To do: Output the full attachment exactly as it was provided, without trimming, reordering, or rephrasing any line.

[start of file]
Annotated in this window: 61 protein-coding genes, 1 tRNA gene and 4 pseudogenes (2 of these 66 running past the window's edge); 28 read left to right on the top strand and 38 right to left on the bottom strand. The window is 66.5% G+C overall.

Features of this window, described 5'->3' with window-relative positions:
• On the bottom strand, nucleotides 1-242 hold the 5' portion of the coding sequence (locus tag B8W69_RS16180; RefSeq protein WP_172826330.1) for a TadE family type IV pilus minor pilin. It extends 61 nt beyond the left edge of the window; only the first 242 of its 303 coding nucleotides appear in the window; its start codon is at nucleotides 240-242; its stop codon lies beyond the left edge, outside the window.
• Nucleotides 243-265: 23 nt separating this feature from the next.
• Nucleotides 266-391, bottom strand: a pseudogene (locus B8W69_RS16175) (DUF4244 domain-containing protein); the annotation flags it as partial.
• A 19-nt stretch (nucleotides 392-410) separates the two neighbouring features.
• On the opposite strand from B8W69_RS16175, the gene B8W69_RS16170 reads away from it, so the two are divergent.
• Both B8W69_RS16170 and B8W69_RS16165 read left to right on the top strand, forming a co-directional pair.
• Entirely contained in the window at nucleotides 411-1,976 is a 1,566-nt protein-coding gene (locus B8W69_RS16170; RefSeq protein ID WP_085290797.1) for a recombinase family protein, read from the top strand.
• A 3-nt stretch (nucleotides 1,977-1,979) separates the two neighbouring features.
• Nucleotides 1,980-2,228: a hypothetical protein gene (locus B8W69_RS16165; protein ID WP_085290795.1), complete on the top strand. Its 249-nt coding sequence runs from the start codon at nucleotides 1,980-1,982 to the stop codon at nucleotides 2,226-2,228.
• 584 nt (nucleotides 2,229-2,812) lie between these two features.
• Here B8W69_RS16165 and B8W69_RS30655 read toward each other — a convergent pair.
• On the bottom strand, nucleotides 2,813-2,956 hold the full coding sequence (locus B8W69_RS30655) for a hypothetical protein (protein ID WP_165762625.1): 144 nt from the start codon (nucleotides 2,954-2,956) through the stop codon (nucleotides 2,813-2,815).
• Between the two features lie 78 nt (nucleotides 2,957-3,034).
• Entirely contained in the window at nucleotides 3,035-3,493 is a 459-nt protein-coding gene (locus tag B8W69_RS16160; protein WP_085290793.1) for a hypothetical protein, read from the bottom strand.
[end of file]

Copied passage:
Annotated in this window: 61 protein-coding genes, 1 tRNA gene and 4 pseudogenes (2 of these 66 running past the window's edge); 28 read left to right on the top strand and 38 right to left on the bottom strand. The window is 66.5% G+C overall.

Features of this window, described 5'->3' with window-relative positions:
• On the bottom strand, nucleotides 1-242 hold the 5' portion of the coding sequence (locus tag B8W69_RS16180; RefSeq protein WP_172826330.1) for a TadE family type IV pilus minor pilin. It extends 61 nt beyond the left edge of the window; only the first 242 of its 303 coding nucleotides appear in the window; its start codon is at nucleotides 240-242; its stop codon lies beyond the left edge, outside the window.
• Nucleotides 243-265: 23 nt separating this feature from the next.
• Nucleotides 266-391, bottom strand: a pseudogene (locus B8W69_RS16175) (DUF4244 domain-containing protein); the annotation flags it as partial.
• A 19-nt stretch (nucleotides 392-410) separates the two neighbouring features.
• On the opposite strand from B8W69_RS16175, the gene B8W69_RS16170 reads away from it, so the two are divergent.
• Both B8W69_RS16170 and B8W69_RS16165 read left to right on the top strand, forming a co-directional pair.
• Entirely contained in the window at nucleotides 411-1,976 is a 1,566-nt protein-coding gene (locus B8W69_RS16170; RefSeq protein ID WP_085290797.1) for a recombinase family protein, read from the top strand.
• A 3-nt stretch (nucleotides 1,977-1,979) separates the two neighbouring features.
• Nucleotides 1,980-2,228: a hypothetical protein gene (locus B8W69_RS16165; protein ID WP_085290795.1), complete on the top strand. Its 249-nt coding sequence runs from the start codon at nucleotides 1,980-1,982 to the stop codon at nucleotides 2,226-2,228.
• 584 nt (nucleotides 2,229-2,812) lie between these two features.
• Here B8W69_RS16165 and B8W69_RS30655 read toward each other — a convergent pair.
• On the bottom strand, nucleotides 2,813-2,956 hold the full coding sequence (locus B8W69_RS30655) for a hypothetical protein (protein ID WP_165762625.1): 144 nt from the start codon (nucleotides 2,954-2,956) through the stop codon (nucleotides 2,813-2,815).
• Between the two features lie 78 nt (nucleotides 2,957-3,034).
• Entirely contained in the window at nucleotides 3,035-3,493 is a 459-nt protein-coding gene (locus tag B8W69_RS16160; protein WP_085290793.1) for a hypothetical protein, read from the bottom strand.